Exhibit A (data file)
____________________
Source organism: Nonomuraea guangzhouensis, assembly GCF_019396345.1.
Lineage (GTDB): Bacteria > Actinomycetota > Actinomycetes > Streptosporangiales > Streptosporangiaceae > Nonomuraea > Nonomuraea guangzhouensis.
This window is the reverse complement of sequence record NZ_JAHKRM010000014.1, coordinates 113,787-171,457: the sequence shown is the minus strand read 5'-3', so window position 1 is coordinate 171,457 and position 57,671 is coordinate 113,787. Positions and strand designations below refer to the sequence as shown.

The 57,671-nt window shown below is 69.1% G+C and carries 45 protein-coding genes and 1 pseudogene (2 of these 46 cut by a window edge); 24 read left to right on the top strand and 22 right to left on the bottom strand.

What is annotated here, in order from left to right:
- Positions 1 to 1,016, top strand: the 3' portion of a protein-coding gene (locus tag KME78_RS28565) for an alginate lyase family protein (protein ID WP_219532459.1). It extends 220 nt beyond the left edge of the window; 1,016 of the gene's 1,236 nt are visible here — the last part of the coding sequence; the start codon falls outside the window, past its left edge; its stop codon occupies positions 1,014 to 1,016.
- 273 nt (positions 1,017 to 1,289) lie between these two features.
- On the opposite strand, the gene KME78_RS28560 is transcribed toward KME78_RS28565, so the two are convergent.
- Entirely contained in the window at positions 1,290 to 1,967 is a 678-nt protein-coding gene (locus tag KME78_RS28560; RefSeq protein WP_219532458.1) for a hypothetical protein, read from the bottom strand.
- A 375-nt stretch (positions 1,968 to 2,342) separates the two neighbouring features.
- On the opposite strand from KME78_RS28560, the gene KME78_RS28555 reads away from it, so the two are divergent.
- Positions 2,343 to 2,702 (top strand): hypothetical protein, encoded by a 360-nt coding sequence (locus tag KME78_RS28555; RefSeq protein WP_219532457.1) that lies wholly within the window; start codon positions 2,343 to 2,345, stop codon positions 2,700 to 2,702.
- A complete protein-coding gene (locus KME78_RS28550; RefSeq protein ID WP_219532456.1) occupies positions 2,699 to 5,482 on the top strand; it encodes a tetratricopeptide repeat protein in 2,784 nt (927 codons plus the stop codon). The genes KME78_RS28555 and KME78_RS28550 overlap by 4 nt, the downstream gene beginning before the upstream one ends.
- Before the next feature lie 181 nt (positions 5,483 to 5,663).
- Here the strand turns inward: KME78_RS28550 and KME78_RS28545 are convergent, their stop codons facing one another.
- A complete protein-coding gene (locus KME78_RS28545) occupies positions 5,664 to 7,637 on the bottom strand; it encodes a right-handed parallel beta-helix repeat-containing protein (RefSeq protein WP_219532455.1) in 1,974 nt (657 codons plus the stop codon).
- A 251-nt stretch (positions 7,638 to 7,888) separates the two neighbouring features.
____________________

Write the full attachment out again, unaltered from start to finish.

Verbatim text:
Source organism: Nonomuraea guangzhouensis, assembly GCF_019396345.1.
Lineage (GTDB): Bacteria > Actinomycetota > Actinomycetes > Streptosporangiales > Streptosporangiaceae > Nonomuraea > Nonomuraea guangzhouensis.
This window is the reverse complement of sequence record NZ_JAHKRM010000014.1, coordinates 113,787-171,457: the sequence shown is the minus strand read 5'-3', so window position 1 is coordinate 171,457 and position 57,671 is coordinate 113,787. Positions and strand designations below refer to the sequence as shown.

The 57,671-nt window shown below is 69.1% G+C and carries 45 protein-coding genes and 1 pseudogene (2 of these 46 cut by a window edge); 24 read left to right on the top strand and 22 right to left on the bottom strand.

What is annotated here, in order from left to right:
- Positions 1 to 1,016, top strand: the 3' portion of a protein-coding gene (locus tag KME78_RS28565) for an alginate lyase family protein (protein ID WP_219532459.1). It extends 220 nt beyond the left edge of the window; 1,016 of the gene's 1,236 nt are visible here — the last part of the coding sequence; the start codon falls outside the window, past its left edge; its stop codon occupies positions 1,014 to 1,016.
- 273 nt (positions 1,017 to 1,289) lie between these two features.
- On the opposite strand, the gene KME78_RS28560 is transcribed toward KME78_RS28565, so the two are convergent.
- Entirely contained in the window at positions 1,290 to 1,967 is a 678-nt protein-coding gene (locus tag KME78_RS28560; RefSeq protein WP_219532458.1) for a hypothetical protein, read from the bottom strand.
- A 375-nt stretch (positions 1,968 to 2,342) separates the two neighbouring features.
- On the opposite strand from KME78_RS28560, the gene KME78_RS28555 reads away from it, so the two are divergent.
- Positions 2,343 to 2,702 (top strand): hypothetical protein, encoded by a 360-nt coding sequence (locus tag KME78_RS28555; RefSeq protein WP_219532457.1) that lies wholly within the window; start codon positions 2,343 to 2,345, stop codon positions 2,700 to 2,702.
- A complete protein-coding gene (locus KME78_RS28550; RefSeq protein ID WP_219532456.1) occupies positions 2,699 to 5,482 on the top strand; it encodes a tetratricopeptide repeat protein in 2,784 nt (927 codons plus the stop codon). The genes KME78_RS28555 and KME78_RS28550 overlap by 4 nt, the downstream gene beginning before the upstream one ends.
- Before the next feature lie 181 nt (positions 5,483 to 5,663).
- Here the strand turns inward: KME78_RS28550 and KME78_RS28545 are convergent, their stop codons facing one another.
- A complete protein-coding gene (locus KME78_RS28545) occupies positions 5,664 to 7,637 on the bottom strand; it encodes a right-handed parallel beta-helix repeat-containing protein (RefSeq protein WP_219532455.1) in 1,974 nt (657 codons plus the stop codon).
- A 251-nt stretch (positions 7,638 to 7,888) separates the two neighbouring features.